Seven out of my ten most liked Instagram posts feature me waist-up or closer. If you believe social media is best when it establishes genuine human connection, it’s no surprise close-range portraits have reigned supreme for so long. The closer up the photo, the more it mimics physical proximity, the more intimate it feels, the more likes it gets — at least in my experience.
That’s why I was surprised when I started noticing a new trend in not-quite-selfies: the long shot. I’ve been seeing more and more photos in my feed that feature someone at a distance — sometimes so far that I can barely discern who they are.
At first, these images gave me only brief pause — Why would this person choose such a blurry/grainy photo? — before I’d continue down my feed of usual selfies and shamelessly-posed shots. But soon, they became a pattern I couldn’t ignore, and I’ve been trying to figure out why.
My current theory? Long shots are an authenticity play.
If you buy into Instagram being a tool for connection, you’d agree that authenticity is an important component of the big picture. Implied in that understanding is the idea that an “authentic” social media presence is one that is natural, honest and effortless. But of course, we all know the most popular plays at effortlessness are usually a facade. Take the perfect candid, for example. In a social media context, it creates the impression that taking flattering pictures easily flows into the rhythm of the poster’s daily life. But more often than not, candids are “plandids,” as Amelia called them last summer, and the subject only pretends to be genuinely laughing or walking or completely mesmerized by something occurring stage left despite having just requested a picture be taken seconds prior. Still, it’s effective; perhaps the veneer of realness is all we require.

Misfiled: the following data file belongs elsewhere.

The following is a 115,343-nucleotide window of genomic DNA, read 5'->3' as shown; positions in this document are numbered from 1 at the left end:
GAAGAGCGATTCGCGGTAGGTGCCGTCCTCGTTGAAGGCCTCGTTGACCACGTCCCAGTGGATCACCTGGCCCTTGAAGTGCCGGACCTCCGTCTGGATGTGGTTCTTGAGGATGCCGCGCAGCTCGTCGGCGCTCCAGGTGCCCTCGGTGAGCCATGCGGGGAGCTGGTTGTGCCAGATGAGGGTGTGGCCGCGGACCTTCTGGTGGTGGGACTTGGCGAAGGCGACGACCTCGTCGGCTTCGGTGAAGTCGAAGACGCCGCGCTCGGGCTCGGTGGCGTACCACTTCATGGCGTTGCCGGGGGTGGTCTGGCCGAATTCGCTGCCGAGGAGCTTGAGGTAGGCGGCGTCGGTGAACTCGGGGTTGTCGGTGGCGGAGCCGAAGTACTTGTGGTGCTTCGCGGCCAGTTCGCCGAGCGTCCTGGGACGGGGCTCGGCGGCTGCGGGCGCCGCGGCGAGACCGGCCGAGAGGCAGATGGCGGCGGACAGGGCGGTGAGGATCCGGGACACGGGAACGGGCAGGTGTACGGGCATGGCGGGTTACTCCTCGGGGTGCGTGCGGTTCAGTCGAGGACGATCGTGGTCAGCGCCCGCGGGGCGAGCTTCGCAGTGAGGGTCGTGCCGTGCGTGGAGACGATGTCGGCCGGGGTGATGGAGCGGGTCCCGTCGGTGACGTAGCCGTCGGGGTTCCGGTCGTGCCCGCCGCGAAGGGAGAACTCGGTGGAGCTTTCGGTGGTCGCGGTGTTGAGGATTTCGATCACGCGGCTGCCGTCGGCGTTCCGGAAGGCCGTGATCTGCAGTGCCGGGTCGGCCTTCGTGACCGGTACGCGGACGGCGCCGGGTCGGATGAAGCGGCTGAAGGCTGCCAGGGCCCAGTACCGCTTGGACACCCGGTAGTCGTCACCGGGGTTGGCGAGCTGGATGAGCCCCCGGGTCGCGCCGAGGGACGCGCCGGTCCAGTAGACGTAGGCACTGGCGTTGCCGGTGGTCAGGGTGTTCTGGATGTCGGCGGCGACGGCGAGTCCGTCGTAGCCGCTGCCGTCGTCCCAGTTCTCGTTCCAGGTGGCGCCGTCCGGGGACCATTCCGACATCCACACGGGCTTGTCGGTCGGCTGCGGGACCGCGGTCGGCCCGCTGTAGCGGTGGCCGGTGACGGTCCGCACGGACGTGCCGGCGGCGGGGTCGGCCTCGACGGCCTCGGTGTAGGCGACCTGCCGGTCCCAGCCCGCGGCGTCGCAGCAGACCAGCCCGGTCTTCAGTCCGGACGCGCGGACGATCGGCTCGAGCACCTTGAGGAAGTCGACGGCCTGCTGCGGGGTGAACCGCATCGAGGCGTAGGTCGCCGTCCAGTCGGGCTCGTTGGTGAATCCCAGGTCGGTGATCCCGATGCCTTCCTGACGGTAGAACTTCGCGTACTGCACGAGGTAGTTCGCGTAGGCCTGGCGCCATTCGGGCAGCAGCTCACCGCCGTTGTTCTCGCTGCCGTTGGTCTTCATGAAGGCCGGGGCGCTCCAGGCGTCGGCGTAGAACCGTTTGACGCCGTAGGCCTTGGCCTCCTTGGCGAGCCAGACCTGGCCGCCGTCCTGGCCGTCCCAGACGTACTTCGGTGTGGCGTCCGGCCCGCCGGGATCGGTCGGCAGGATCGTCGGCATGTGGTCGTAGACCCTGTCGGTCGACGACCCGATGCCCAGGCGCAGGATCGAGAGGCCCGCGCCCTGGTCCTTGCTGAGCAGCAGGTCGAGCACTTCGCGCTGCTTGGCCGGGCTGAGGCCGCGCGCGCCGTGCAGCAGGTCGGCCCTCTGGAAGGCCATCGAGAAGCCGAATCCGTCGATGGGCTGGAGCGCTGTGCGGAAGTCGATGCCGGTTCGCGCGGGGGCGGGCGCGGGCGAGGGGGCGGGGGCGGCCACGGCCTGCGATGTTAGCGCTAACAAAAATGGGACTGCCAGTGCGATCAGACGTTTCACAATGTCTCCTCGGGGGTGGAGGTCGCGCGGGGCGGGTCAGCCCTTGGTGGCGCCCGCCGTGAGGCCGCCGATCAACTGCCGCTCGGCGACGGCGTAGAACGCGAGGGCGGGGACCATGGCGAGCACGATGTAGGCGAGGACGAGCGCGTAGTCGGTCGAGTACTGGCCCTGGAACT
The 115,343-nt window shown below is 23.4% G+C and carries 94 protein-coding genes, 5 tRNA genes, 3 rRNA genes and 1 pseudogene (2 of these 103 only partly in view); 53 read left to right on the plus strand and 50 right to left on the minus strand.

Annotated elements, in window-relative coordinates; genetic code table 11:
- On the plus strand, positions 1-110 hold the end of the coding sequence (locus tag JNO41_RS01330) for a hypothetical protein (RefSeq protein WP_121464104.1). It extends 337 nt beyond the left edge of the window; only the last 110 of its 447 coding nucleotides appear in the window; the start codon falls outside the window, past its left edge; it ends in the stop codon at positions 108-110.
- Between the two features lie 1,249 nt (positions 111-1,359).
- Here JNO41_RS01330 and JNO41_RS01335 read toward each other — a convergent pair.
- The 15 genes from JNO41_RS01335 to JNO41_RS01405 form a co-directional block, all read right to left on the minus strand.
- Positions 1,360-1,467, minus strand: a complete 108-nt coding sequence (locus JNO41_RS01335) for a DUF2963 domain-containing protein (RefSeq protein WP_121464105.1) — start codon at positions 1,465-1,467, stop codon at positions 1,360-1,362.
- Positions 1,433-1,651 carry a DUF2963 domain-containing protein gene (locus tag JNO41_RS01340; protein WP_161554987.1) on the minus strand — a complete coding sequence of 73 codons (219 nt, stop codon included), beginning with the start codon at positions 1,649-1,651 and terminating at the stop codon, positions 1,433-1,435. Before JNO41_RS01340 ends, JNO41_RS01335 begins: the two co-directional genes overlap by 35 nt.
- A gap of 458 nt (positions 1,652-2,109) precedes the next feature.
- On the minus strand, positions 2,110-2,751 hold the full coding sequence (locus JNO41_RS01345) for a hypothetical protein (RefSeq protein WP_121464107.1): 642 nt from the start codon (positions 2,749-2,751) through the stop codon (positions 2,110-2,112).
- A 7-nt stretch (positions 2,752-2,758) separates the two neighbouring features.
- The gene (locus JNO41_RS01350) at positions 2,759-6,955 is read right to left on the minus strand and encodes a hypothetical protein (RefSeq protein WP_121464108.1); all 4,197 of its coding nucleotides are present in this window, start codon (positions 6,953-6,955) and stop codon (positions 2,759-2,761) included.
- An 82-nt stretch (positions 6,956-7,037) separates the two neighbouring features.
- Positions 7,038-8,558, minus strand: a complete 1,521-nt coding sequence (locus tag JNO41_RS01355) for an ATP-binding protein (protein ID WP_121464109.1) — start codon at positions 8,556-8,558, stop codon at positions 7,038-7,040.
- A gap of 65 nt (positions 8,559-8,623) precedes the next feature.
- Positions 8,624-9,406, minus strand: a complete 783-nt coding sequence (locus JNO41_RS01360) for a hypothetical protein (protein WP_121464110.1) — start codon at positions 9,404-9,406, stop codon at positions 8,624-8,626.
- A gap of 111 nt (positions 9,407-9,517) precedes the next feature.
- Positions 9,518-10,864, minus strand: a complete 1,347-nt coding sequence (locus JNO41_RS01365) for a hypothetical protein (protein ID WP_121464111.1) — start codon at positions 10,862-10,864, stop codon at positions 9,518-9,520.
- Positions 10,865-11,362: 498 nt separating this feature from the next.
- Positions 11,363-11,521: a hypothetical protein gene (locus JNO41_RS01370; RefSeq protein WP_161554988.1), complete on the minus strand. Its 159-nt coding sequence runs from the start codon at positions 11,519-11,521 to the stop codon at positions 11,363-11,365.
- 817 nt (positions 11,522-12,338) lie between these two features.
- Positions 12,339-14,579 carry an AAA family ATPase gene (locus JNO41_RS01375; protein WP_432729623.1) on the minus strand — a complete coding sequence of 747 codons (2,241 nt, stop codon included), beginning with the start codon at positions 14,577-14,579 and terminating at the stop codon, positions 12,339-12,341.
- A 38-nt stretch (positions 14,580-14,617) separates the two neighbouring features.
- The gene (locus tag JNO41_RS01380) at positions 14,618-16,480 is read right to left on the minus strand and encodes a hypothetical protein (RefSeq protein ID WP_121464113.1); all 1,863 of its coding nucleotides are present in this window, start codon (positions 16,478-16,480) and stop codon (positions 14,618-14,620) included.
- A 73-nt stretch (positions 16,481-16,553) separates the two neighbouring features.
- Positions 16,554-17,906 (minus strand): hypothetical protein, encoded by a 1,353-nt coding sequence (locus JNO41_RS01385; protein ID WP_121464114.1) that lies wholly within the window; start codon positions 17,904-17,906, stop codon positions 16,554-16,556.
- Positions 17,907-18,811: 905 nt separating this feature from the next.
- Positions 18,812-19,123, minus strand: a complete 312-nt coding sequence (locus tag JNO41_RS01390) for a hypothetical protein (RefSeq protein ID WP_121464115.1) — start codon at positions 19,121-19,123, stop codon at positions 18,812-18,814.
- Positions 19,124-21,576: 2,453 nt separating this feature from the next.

At first, the long shot seemed the antithesis of Instagram-bait — what with a person’s features being all but undetectable — but perhaps it’s the logical next iteration of false candor. The allure of the long shot is that it makes you wonder if the photo was even requested to be taken at all. I mean, would you have a hard time believing that this photo was taken by a paparazzi?
How about this one?
Is being captured unposed, in motion and disengaged, peak effortlessness? The appeal speaks to the voyeur that could be lurking within us all. Take this new GQ editorial of Tyler, the Creator as evidence; photographer Matthieu Venot takes an eerie, stalker-esque approach to capturing his subject. Another example lies in Parisian production company Kinoproby’s pseudo-off guard video series that are seemingly filmed on an outdated security camera (examples here and here).
I’m sure some long shots truly are candid, but it tickles me to think that through attempting to achieve novel levels of authenticity, this trend takes us to a new dimension of posturing. Imagining the time it takes for a subject to gain the distance necessary for a proper long shot makes the few seconds of preparation needed for a plandid seem a lot less artificial. But to be clear as crystal, I’m not passing judgement; you’ll see a long shot on my feed in no time, thanks to the patient friends who take my pics.
Feature photo by John Rawlings/Condé Nast via Getty Images.